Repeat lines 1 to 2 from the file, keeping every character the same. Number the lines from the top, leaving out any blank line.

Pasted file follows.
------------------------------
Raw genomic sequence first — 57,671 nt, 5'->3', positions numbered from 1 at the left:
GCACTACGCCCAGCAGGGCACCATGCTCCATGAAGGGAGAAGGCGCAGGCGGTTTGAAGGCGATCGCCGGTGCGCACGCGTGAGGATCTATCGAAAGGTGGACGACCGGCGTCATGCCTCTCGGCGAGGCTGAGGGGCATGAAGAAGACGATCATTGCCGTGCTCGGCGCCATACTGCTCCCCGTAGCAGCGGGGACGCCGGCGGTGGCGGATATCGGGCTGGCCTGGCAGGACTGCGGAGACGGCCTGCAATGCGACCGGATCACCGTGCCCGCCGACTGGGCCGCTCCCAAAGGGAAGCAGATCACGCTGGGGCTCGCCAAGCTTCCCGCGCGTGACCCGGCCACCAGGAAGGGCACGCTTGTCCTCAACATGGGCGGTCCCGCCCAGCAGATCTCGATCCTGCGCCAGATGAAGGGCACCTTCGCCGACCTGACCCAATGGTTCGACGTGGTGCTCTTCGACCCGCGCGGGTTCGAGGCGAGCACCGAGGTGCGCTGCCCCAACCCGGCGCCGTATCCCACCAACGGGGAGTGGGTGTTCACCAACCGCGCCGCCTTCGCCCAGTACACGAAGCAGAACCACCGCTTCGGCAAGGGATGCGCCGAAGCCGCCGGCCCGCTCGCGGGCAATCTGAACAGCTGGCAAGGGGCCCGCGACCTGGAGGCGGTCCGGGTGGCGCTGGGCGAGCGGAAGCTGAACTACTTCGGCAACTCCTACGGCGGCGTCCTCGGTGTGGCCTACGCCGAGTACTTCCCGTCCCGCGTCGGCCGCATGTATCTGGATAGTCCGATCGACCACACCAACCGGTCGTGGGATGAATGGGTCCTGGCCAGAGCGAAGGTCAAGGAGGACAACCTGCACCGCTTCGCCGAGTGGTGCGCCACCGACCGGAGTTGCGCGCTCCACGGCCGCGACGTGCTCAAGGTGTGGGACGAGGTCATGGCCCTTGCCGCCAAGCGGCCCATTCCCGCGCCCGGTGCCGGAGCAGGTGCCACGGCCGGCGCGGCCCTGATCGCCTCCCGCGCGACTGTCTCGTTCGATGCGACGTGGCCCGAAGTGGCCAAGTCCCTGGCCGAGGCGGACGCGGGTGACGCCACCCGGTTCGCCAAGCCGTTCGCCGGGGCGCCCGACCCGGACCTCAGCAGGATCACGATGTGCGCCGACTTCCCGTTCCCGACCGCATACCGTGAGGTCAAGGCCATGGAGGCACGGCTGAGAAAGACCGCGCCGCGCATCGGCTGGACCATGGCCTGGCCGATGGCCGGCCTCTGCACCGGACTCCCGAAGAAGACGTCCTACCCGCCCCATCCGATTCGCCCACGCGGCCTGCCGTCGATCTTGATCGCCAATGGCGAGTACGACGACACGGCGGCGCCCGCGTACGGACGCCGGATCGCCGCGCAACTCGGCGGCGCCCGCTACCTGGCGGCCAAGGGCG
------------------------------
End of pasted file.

Raw genomic sequence first — 57,671 nt, 5'->3', positions numbered from 1 at the left:
GCACTACGCCCAGCAGGGCACCATGCTCCATGAAGGGAGAAGGCGCAGGCGGTTTGAAGGCGATCGCCGGTGCGCACGCGTGAGGATCTATCGAAAGGTGGACGACCGGCGTCATGCCTCTCGGCGAGGCTGAGGGGCATGAAGAAGACGATCATTGCCGTGCTCGGCGCCATACTGCTCCCCGTAGCAGCGGGGACGCCGGCGGTGGCGGATATCGGGCTGGCCTGGCAGGACTGCGGAGACGGCCTGCAATGCGACCGGATCACCGTGCCCGCCGACTGGGCCGCTCCCAAAGGGAAGCAGATCACGCTGGGGCTCGCCAAGCTTCCCGCGCGTGACCCGGCCACCAGGAAGGGCACGCTTGTCCTCAACATGGGCGGTCCCGCCCAGCAGATCTCGATCCTGCGCCAGATGAAGGGCACCTTCGCCGACCTGACCCAATGGTTCGACGTGGTGCTCTTCGACCCGCGCGGGTTCGAGGCGAGCACCGAGGTGCGCTGCCCCAACCCGGCGCCGTATCCCACCAACGGGGAGTGGGTGTTCACCAACCGCGCCGCCTTCGCCCAGTACACGAAGCAGAACCACCGCTTCGGCAAGGGATGCGCCGAAGCCGCCGGCCCGCTCGCGGGCAATCTGAACAGCTGGCAAGGGGCCCGCGACCTGGAGGCGGTCCGGGTGGCGCTGGGCGAGCGGAAGCTGAACTACTTCGGCAACTCCTACGGCGGCGTCCTCGGTGTGGCCTACGCCGAGTACTTCCCGTCCCGCGTCGGCCGCATGTATCTGGATAGTCCGATCGACCACACCAACCGGTCGTGGGATGAATGGGTCCTGGCCAGAGCGAAGGTCAAGGAGGACAACCTGCACCGCTTCGCCGAGTGGTGCGCCACCGACCGGAGTTGCGCGCTCCACGGCCGCGACGTGCTCAAGGTGTGGGACGAGGTCATGGCCCTTGCCGCCAAGCGGCCCATTCCCGCGCCCGGTGCCGGAGCAGGTGCCACGGCCGGCGCGGCCCTGATCGCCTCCCGCGCGACTGTCTCGTTCGATGCGACGTGGCCCGAAGTGGCCAAGTCCCTGGCCGAGGCGGACGCGGGTGACGCCACCCGGTTCGCCAAGCCGTTCGCCGGGGCGCCCGACCCGGACCTCAGCAGGATCACGATGTGCGCCGACTTCCCGTTCCCGACCGCATACCGTGAGGTCAAGGCCATGGAGGCACGGCTGAGAAAGACCGCGCCGCGCATCGGCTGGACCATGGCCTGGCCGATGGCCGGCCTCTGCACCGGACTCCCGAAGAAGACGTCCTACCCGCCCCATCCGATTCGCCCACGCGGCCTGCCGTCGATCTTGATCGCCAATGGCGAGTACGACGACACGGCGGCGCCCGCGTACGGACGCCGGATCGCCGCGCAACTCGGCGGCGCCCGCTACCTGGCGGCCAAGGGCG